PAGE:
What People Think Maximum-Efficiency Learning Should Feel Like, vs What it Actually Feels Like

by Justin Skycak on

When you're developing skills at peak efficiency, you are maximizing the difficulty of your training tasks subject to the constraint that you end up successfully overcoming those difficulties.

There is sometimes a disconnect between what students think maximum-efficiency learning should feel like, and what it actually feels like.

It’s common to think that maximum-efficiency learning should feel maximally scaffolded, perfectly smooth/easy the whole way through. While this is more true than not, it misses an important nuance: maximum-efficiency learning should feel just-enough scaffolded that the learning tasks are challenging yet still achievable.

This is more obvious in the context of athletics: maximum-efficiency training involves pushing athletes to the brink of their capabilities. At the beginning of a training session, an athlete undergoing maximal-efficiency training will probably not be confident in their ability to successfully perform the training tasks, but they will end up doing so.

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Confidence

When you’re developing skills at peak efficiency, you are maximizing the difficulty of your training tasks subject to the constraint that you end up successfully overcoming those difficulties.

A noteworthy corollary of this is that you are also minimizing your confidence in your ability to complete the training tasks (again subject to the constraint that you end up successfully completing them).

In that view, confidence is more of a “hindsight” thing than an “in-the-moment” thing. If you feel confident while engaging in maximum-efficiency learning, it’s not because the task in front of you seems easy relative to your abilities, but because you’ve been in situations before where tasks felt challenging relative to your abilities but you’ve always managed to come out successful.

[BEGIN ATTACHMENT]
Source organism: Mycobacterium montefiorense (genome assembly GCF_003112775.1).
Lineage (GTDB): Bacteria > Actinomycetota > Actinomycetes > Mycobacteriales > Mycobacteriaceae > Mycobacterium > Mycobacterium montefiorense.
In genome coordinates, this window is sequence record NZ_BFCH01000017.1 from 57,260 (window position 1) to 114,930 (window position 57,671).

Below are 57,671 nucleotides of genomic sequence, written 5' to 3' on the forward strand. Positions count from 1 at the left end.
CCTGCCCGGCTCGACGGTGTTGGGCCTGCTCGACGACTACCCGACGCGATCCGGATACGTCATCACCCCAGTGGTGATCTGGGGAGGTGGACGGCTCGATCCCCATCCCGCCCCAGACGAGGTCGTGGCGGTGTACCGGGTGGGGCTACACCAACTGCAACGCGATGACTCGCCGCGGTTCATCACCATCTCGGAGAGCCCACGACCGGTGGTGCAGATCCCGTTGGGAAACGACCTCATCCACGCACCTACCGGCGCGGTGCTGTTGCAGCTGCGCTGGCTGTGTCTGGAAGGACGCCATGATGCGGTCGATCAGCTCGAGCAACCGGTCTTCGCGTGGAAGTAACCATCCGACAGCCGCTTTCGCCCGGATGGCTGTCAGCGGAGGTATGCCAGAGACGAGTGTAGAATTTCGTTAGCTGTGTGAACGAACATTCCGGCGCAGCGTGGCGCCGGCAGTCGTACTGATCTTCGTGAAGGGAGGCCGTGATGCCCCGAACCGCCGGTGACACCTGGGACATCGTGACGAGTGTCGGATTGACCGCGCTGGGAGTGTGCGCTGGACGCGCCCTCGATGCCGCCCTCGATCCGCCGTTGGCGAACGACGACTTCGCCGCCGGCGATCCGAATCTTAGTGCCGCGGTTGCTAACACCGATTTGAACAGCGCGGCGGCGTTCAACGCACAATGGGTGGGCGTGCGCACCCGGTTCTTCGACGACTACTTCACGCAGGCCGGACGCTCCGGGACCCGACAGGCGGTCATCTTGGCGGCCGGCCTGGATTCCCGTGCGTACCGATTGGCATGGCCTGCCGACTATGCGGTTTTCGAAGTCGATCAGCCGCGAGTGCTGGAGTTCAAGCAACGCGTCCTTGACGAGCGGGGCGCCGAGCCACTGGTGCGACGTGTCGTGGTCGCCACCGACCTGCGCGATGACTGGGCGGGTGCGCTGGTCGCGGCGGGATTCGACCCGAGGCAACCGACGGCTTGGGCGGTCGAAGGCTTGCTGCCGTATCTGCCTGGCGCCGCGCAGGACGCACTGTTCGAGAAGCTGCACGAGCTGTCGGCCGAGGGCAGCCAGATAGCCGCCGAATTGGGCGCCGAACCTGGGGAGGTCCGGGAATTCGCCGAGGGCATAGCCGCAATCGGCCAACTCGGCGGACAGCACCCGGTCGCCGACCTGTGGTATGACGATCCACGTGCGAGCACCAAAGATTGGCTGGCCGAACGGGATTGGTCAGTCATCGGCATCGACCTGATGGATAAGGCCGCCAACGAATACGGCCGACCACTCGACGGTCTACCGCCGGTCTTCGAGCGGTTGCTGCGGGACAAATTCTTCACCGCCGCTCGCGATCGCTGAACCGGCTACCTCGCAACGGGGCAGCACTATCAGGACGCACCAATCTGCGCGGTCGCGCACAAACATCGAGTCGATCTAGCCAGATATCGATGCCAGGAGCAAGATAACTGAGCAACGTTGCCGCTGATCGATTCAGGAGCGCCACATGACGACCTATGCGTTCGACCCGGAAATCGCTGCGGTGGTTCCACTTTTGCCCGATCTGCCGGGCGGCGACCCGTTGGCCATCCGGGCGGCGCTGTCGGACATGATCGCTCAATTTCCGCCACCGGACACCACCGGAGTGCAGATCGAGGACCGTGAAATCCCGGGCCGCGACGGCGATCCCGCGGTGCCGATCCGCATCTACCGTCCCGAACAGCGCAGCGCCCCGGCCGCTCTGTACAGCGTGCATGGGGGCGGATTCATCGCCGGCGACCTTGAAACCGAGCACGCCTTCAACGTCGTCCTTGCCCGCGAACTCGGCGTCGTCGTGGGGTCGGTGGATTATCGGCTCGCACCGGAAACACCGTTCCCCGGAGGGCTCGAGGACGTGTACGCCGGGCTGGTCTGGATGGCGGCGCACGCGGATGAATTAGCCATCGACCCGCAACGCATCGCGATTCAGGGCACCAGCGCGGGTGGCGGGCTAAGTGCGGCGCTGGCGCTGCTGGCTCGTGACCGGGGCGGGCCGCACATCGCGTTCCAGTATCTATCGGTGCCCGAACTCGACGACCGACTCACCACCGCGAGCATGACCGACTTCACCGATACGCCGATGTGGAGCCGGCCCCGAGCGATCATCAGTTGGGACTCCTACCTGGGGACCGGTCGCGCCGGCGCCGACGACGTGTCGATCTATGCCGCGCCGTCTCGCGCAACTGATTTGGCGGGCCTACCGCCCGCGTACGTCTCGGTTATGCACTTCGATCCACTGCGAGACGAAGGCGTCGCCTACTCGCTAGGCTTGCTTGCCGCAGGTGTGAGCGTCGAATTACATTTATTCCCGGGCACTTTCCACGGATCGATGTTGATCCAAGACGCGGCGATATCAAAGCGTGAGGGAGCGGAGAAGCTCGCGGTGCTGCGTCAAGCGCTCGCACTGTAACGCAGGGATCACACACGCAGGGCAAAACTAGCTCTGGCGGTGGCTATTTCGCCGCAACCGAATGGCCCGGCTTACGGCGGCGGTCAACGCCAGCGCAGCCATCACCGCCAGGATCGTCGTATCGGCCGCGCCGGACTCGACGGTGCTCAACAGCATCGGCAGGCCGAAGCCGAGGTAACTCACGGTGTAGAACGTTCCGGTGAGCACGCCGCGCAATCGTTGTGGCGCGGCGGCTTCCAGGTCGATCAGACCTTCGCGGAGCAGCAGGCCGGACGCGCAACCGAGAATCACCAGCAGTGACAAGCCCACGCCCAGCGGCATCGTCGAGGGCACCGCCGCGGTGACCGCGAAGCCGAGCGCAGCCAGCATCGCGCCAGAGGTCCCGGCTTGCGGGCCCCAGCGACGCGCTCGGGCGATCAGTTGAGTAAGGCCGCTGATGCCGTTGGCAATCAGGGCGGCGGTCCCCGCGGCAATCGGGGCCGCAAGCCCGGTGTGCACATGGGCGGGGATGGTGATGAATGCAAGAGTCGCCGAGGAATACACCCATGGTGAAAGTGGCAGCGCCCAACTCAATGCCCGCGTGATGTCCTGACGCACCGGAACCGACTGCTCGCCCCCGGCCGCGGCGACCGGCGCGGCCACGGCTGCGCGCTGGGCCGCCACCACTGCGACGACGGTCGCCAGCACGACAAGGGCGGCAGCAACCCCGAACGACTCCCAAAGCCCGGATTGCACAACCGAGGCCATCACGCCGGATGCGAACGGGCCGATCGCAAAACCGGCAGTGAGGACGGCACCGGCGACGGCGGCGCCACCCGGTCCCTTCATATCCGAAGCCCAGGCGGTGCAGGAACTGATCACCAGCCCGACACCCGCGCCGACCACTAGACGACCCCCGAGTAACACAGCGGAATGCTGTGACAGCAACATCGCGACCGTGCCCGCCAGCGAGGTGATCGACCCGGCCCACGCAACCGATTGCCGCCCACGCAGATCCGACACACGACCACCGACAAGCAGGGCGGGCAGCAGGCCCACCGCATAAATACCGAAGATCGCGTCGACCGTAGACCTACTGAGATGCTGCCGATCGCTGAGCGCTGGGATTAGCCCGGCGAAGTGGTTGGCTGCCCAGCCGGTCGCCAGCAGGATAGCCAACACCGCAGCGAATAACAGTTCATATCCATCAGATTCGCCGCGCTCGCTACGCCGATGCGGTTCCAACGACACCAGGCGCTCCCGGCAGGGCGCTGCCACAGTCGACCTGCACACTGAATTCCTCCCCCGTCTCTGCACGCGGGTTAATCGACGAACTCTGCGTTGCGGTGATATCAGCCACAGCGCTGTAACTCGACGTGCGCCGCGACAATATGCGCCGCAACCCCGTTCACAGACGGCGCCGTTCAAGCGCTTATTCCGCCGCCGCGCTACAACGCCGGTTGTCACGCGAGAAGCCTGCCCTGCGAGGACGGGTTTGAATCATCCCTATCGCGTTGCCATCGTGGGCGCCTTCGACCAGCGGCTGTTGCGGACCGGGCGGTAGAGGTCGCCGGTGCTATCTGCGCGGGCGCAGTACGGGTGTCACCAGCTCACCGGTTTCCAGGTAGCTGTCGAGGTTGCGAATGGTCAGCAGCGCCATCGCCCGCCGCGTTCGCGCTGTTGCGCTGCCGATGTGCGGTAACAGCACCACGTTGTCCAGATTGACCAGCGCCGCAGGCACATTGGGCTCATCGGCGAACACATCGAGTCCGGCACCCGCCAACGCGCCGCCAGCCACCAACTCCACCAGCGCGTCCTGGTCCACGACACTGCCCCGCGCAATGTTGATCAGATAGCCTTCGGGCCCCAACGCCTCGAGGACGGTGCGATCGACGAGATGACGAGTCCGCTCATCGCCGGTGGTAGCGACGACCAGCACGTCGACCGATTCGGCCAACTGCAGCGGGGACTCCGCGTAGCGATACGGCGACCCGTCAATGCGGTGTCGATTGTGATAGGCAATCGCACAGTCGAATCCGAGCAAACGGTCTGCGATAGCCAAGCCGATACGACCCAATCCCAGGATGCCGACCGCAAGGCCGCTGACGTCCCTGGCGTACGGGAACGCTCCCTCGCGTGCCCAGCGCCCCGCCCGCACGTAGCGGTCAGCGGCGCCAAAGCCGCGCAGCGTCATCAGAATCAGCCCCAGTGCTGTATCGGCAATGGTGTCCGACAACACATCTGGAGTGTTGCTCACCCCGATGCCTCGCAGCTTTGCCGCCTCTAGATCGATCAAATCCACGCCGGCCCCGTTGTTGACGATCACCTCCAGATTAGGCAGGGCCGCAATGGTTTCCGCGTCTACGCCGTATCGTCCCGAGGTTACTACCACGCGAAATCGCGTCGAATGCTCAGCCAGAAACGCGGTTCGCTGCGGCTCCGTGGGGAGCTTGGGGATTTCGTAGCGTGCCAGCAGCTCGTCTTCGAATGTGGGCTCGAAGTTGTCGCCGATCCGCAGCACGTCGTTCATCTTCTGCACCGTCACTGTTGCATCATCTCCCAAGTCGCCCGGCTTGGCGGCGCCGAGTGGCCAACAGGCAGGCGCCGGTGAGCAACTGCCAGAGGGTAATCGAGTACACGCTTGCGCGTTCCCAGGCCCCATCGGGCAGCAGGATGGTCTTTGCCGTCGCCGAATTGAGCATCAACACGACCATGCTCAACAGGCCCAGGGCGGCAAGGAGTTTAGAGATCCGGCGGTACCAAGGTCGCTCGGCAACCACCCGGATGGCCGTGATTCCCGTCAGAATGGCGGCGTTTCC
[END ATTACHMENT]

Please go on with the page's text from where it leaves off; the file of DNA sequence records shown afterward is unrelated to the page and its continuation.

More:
Pep Talks

This perspective on confidence occasionally showed up when I was teaching the most advanced high school math/CS sequence in the USA. Sometimes the kids would get a bit intimidated by the coding tasks I was asking them to complete – not because they tried and failed to complete the tasks, but because the tasks just looked very challenging from the outset.

So I’d sometimes have to give a little pep talk beforehand. Something like this:

  • "I know this looks intimidating, but you know I've never asked you to do something that you're unable to do if you really try. And I know it's hard to believe just looking at the task, but this kind of stuff will feel easy 6 months from now. But this is clearly true because, remember task XYZ that we did 6 months ago, that you were all worried about? It took you a week to complete it at the time, but you all got through it, and what if I asked you to do it again? Yeah, that's right, it would only take you an hour or two now. Easy. It might not feel like it in the moment, but in accordance with history, the same thing is going to happen with task XYZ in front of you."

This is one of the “soft” psychological things that good coaches will do: reminding students that things may feel challenging in the moment, but that’s what it feels like to engage in maximum-efficiency practice. The efficiency is contained within the challenge.